The writer is a licensed private investigator and firearms instructor in New York and Virginia for more than 25 years. He is a Certified Protection Professional (CPP), a Personal Protection Specialist (PPS) and the CEO of an executive protection firm.
The announcement by the Department of Justice on April 14, 2021 that it will not prosecute the Capitol Police officer (believed to be a lieutenant) who shot and killed Ashli Babbitt on Jan. 6, confirms that this top federal agency has issued a license to kill unarmed protestors (particularly white unarmed protestors) and then hide the identity of the killer. All in the name of supposedly protecting the Capitol and those inside.Let me repeat that, and mark the date April 14, 2021. The U.S. DOJ which is responsible for the rule of law in our unique system of government "of, by and for the people" has issued a “LICENSE TO KILL” the very citizens it was established to serve.
The following analysis is a follow up to a previous article published in the WorldTribune on the shooting of Ashli Babbitt.
Let's again review the incident: Ashli Babbitt walked into the Capitol through an open door with hundreds of protestors on January 6<sup>th</sup> and joined with numerous other protestors at a doorway leading into another part of the Capitol, and while standing on one side of the wall shouting, with numerous others behind her (including several armed police officers), was shot by a Capitol Police officer in the neck, and she fell backwards on the floor. She was unarmed. She was transported to the hospital and was pronounced dead. The shooting was captured on several videos and can be seen on YouTube.
Police officers throughout the United States including Federal Police Officers may only use deadly force as a last resort under certain conditions, and that is: When they reasonably believe they (or a third party, meaning someone other than themselves), is in imminent danger of death or seriously bodily injury (such as a permanent injury). Imminent means right now, or it’s happening now. Not going to happen soon but is happening now! This is universal for all jurisdiction across the United States. And it is specific to the District of Columbia as well as spelled out on the Code of District of Columbia, Chapter 3 B, Use of Deadly Force.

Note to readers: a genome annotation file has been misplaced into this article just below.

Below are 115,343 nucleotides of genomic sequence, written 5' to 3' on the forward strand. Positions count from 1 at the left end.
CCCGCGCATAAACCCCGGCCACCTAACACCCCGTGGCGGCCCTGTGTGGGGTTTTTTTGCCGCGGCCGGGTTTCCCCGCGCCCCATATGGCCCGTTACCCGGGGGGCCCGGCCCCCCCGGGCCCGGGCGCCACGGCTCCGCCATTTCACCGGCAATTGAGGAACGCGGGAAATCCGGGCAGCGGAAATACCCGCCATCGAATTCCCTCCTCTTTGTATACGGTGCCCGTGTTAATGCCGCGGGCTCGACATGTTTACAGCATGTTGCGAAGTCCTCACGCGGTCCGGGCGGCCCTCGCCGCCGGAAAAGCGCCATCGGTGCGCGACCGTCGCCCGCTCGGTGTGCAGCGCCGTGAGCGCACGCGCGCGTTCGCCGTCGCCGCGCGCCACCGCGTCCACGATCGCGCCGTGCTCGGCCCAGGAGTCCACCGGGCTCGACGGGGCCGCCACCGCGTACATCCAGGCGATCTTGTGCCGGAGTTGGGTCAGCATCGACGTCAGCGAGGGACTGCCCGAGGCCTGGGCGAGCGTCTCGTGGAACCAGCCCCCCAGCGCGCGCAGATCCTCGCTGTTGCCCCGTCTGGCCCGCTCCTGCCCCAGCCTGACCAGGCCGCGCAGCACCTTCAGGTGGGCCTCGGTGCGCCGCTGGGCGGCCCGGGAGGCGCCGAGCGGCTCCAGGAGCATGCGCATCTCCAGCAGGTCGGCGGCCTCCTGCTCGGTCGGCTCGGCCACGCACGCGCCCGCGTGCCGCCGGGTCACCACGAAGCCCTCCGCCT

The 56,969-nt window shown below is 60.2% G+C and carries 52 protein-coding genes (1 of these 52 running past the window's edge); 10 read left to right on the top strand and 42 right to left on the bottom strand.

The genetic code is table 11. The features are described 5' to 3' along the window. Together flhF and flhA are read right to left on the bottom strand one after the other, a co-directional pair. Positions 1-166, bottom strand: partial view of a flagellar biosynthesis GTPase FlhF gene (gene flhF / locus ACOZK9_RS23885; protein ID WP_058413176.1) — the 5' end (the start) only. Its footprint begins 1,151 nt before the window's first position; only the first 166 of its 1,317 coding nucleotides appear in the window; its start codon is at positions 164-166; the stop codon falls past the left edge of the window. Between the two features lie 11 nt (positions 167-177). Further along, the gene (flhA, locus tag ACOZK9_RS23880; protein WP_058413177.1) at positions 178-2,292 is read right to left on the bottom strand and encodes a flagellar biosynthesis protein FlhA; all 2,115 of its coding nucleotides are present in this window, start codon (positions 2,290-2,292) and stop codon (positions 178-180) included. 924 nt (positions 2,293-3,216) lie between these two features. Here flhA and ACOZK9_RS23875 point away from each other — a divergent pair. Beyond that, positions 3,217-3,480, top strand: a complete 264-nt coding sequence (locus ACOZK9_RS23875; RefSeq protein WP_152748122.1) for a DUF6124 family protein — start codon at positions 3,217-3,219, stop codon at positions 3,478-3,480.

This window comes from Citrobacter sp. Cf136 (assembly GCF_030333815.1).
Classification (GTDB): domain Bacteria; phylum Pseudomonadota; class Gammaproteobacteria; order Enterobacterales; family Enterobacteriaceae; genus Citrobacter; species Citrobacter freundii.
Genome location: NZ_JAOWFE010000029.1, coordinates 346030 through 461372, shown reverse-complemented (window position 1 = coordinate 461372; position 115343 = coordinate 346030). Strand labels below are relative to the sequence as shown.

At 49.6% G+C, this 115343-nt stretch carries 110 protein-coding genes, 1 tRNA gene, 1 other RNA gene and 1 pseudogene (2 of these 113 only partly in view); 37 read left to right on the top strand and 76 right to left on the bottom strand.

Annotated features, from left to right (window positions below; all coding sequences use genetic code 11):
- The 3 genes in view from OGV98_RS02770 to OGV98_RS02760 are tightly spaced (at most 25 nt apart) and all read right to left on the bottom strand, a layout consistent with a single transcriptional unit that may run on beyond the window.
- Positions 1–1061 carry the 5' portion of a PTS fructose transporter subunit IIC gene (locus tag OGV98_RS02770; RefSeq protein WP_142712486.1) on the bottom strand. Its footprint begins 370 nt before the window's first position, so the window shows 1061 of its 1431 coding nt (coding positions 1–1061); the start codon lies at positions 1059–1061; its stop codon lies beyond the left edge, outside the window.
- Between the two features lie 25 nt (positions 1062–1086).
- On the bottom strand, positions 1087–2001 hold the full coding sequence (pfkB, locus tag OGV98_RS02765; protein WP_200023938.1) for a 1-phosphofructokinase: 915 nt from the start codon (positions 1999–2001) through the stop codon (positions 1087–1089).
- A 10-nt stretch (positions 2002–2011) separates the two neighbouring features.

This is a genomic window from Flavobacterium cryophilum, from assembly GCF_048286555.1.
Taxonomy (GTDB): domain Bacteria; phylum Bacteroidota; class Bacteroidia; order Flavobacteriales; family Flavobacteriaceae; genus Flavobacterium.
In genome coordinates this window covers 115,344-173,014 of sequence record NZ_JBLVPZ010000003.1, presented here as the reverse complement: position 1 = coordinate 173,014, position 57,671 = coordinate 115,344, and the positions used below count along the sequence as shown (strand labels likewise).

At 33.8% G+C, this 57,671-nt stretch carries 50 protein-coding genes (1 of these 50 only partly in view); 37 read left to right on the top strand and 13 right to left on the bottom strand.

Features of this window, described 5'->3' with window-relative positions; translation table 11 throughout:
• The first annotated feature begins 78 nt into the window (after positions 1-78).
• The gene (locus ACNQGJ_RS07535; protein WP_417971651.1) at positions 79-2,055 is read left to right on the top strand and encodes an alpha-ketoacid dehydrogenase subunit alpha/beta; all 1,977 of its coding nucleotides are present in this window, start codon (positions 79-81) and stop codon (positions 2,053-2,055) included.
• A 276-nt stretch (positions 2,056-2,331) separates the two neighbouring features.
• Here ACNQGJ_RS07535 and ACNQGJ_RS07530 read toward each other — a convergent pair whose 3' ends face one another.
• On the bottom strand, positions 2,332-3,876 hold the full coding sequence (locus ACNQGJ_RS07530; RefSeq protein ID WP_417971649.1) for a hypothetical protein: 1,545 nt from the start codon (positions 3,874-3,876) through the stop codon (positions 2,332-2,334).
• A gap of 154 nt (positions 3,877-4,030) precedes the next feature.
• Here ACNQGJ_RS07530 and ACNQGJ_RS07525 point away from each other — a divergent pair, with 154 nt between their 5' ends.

The officer who shot Ashli Babbitt was not in imminent danger because Ashli Babbitt was unarmed and on the other side of a wall from him!
For a police officer to use deadly force, there must be 3 conditions present: The person who is posing the imminent danger must have the ability, opportunity, and the victim must be in jeopardy. And a forth consideration for police officer is the condition of preclusion, meaning that in this situation, would any other police officer in the same situation (a reasonable and prudent person) feel the same and must use deadly force as well. All these conditions must be present together at the same time, meaning if one of these conditions is not present, using deadly force to stop this person is not justified.
Deadly force should be a last resort when there are no other options!
Police officers are highly trained, and all armed police officers are trained extensively in the use of force and use of deadly force. They must know and understand certain “Case Laws” that have been tested in court regarding the use of deadly force such as “Garner vs Tennessee” (regarding shooting a fleeing felon), and “Graham vs Conner” (regarding preclusion).
Police Officers have a higher degree of responsibility in the use of deadly force than do private citizens, but both face the same responsibility: it should only be used as a last resort and when no other options are available.
One incredible circumstance of the shooting of Ashli Babbitt that demands my attention is how quiet the mainstream media has been about this situation.
Look at all the police shootings of late, especially when a person of color is the victim of the shooting, and how the media is all over it, nonstop, 24 hours per day. Why was the mainstream media basically cold stone silent regarding this shooting? Why didn’t the media press to know the name of the officer? Apparently, the New York Times knows the name of the officer but kept it out of the public’s eye. The newspaper identified the shooter as a command officer but did not name the officer.
There are more questionable circumstances to this incident, but the bottom line is in my professional opinion as a state approved (in multiple states) firearms instructor for 30 years, is that the officer was not in jeopardy. Ashli Babbitt was not armed and therefore did not pose an imminent threat to the officer, because she was standing on the other side of a wall did not have the ability to harm or injure the officer, and while yelling at the officer did not express the intent to physically harm him.
The fact that the DOJ does not plan to prosecute the officer sets a shameful and alarming precedent for governance in the United States of America.
Free Press International